For a multitude of reasons, I would recommend Tunbridge Wells Speakers’ Club and Toastmasters in general.  My confidence is definitely improving.  People’s reasons for going aren’t all based on overcoming anxiety either, others use it to help them to prepare for public talks, for occasions like conferences, weddings or the delivery of training, for example.  They attend to become better, more confident, speakers and to learn from the great evaluation and feedback you always receive at Toastmasters.

Now, if you don’t mind, I’m off to browse the internet for some international speakers’ venues.  Though, I might just grab myself a cup of tea first.

*Table Topics is spontaneous speaking for over 1 minute


“I never thought meetings would be this funny”

“Loved the humour”, “positive and encouraging” and “I feel comfortable here” were just some of the comments our guests mentioned when we asked for their thoughts on our meeting last Tuesday evening.

Yes, there was a lot of laughing, especially in Table Topics as Marie, Table Topics master for the first time, cleverly used the idea of the advice you might give someone in a certain situation. These varied from the advice you’d give your newly divorced mum before going on her dinner date, to what would you say to your 11-year-old about to start secondary school. This gave an opportunity for virtually everyone to speak freely for over a minute including the guests. It was a really funny session and congratulations to the winner Giles, our newest member.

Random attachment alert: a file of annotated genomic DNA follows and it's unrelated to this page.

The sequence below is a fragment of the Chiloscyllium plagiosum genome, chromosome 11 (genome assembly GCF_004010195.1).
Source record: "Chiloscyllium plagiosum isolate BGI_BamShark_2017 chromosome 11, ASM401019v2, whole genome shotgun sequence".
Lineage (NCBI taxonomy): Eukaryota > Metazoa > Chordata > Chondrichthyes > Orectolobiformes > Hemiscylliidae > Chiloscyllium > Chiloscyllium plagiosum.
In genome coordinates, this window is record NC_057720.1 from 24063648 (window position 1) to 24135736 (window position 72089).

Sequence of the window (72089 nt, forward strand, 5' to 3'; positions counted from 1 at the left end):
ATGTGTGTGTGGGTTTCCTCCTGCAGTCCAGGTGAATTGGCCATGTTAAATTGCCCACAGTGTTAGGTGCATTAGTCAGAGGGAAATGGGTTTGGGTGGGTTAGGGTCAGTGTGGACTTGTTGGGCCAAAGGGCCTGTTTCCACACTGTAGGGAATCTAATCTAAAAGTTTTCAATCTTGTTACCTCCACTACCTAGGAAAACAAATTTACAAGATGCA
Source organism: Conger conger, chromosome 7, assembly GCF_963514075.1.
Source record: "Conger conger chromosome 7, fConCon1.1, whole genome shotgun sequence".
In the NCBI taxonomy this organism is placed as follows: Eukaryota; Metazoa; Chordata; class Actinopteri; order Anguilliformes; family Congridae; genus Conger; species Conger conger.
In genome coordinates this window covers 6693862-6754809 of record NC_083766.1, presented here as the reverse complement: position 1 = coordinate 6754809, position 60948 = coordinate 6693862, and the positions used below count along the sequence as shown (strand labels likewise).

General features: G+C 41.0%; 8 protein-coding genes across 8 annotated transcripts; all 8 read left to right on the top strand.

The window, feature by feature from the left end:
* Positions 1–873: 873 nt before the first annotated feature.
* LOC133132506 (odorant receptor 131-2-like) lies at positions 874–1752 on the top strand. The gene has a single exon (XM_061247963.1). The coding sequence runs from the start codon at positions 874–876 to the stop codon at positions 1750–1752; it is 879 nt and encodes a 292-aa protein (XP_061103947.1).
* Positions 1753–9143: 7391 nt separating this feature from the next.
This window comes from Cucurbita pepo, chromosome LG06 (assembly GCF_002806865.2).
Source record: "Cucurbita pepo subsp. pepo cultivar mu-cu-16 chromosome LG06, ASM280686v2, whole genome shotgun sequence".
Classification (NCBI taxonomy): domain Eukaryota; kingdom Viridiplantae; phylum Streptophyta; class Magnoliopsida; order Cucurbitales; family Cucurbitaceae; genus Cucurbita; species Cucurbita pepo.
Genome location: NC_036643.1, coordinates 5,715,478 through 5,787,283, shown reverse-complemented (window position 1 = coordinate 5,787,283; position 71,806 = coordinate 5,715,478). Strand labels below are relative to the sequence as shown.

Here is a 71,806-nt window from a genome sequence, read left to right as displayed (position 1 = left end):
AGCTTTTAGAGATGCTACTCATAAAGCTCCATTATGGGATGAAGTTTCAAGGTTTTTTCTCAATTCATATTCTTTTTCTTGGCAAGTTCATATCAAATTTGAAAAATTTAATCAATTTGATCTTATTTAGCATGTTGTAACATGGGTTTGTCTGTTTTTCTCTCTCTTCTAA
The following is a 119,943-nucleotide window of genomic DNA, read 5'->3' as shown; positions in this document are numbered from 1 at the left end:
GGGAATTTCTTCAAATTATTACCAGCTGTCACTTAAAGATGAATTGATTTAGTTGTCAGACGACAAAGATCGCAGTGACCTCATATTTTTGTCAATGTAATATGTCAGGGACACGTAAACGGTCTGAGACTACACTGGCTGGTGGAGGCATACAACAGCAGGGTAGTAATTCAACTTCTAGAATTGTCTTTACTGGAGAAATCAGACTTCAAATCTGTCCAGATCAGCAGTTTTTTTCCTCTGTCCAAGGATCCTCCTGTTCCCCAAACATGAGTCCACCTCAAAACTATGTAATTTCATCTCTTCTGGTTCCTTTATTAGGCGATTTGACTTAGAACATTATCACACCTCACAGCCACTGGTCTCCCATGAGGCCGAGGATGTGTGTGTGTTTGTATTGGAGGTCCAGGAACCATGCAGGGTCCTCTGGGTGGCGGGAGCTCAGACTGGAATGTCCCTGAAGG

In the prepared speeches, Anastasia gave us a particularly amusing story about DNA testing and the resultant profiling information and Ron gave us a deeper insight into how we can use The Thousand Yard Stare.

There were serious moments too as Ruth gave us a particularly heartfelt speech calling on us all “Never to judge a book by its cover” and to have patience and understanding with people as you may not know their story.

Evaluations are a key part of each meeting as this is how all members develop as speakers. The club is a “safe space” to experiment and learn from the expertise and experience of fellow members in a positive and encouraging setting. We believe in working together to enhance all our skills for the benefit of all. On Tuesday, our Vice President of Education praised club members for the rising standard of speech evaluations which provided a number of commendations as well as recommendations for areas to work upon.

If you would like to improve your communication skills, presentation delivery, develop leadership skills and/or learn to master the public speaking nerves then come along. We meet every 2nd and 4th Tuesday of the month. Come along and see how friendly we are.